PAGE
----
Charlene Jin Lee
Pauses for Hope began with a request for “the shepherd poem.” An acquaintance asked me about a beautiful poem she recalls hearing at a funeral at a church. It must be Psalm 23, I said. As the spread of coronavirus flooded the news and our city issued stay-at-home orders, anxiety rushed in everywhere. I thought there must be others also looking for some offering of comfort, religious or otherwise. I would record Psalm 23 for those who may seek a quiet moment with words of divine protection.
Later that day, I turned from the evening news sensing the brewing urgency. I sat at my computer to offer the psalm on an old website I let dormant. Different words flooded in like waves. That night, Pauses for Hope began with the first post, A Single Garment.
This morning, I rose with “surely goodness, surely mercy” in my mind, the melody from one of my favorite worship hymns drifting. I thought, maybe today I will finally offer Psalm 23 for the evening pause.
Surely goodness, indeed, for when I opened the lectionary reading this afternoon, the assigned psalm reading for today, the fourth Sunday of Easter, was Psalm 23.
A beloved Psalm for many. A "shepherd poem” for some. For me, I always recall the scene of a pasture by my in-laws’ home in Dallas. On those scorching July days, the cows on the flat ranch lazily gathered to rest under the shade of the grand oak tree in the middle of the field. The sheep, presumably extra hot under their thick wool, wandered aimlessly—sheepishly grazing here and there—under the hot blanket of the Texas mid-summer sky. How tired they must be, I thought.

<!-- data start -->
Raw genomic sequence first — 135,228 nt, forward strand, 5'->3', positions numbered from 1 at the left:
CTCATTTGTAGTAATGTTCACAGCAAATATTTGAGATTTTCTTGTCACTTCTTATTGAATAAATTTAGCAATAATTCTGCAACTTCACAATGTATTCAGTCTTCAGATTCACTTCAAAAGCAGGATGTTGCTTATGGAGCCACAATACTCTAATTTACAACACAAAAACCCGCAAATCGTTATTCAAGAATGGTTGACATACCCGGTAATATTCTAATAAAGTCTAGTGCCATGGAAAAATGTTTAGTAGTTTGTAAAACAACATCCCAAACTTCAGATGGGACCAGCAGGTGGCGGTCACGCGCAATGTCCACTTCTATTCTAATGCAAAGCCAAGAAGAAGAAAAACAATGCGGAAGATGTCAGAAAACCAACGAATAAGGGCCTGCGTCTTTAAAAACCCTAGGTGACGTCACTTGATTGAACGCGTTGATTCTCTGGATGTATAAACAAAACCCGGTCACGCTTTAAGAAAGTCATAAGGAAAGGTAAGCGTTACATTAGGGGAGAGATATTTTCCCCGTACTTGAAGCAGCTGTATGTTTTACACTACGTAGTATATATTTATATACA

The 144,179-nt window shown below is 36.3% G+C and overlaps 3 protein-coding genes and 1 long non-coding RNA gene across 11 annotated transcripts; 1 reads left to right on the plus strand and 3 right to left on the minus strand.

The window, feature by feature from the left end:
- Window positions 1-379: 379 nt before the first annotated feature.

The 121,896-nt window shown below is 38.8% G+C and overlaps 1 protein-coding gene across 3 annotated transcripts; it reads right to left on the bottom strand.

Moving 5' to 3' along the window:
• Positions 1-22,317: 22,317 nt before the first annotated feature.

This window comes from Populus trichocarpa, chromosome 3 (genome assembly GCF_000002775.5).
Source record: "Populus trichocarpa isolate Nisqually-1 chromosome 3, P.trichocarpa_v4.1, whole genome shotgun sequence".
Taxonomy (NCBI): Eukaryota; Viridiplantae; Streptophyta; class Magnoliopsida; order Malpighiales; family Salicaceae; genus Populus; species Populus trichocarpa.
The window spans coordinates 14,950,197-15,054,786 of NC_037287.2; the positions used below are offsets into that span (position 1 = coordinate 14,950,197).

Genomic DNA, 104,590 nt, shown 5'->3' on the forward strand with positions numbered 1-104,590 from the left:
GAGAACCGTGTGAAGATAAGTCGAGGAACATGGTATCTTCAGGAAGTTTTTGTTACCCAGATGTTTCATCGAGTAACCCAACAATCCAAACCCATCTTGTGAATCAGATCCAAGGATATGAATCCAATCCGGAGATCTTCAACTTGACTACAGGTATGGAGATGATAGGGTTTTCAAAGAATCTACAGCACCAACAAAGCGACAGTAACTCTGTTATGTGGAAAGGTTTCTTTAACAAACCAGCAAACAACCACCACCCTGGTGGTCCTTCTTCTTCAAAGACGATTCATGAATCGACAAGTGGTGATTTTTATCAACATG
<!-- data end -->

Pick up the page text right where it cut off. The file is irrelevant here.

Sheep need a shepherd.
The Lord makes me lie down in green pastures;
The Lord leads me beside still waters and restores my soul.
The Lord leads me in right paths for the Lord’s name’s sake.
Even though I walk through the darkest valley, I fear no evil; for you are with me; your rod and your staff— they comfort me.
You prepare a table before me in the presence of my enemies; you anoint my head with oil; my cup overflows.
Surely goodness and mercy shall follow me all the days of my life, and I shall dwell in the house of the Lord my whole life long.
Listen again for a word.
Hold onto a word or a few words from the psalm.
Speak the words as the day ends.
Speak the words as the morning light floods in.
Do the same again tomorrow evening.
Bless the ending of this day
All that is complete
All that is unfinished
Yours is the day
Yours also is the night
Quiet my heart
Lead me by your love
Protect me by your presence
Guide me to rest
All my days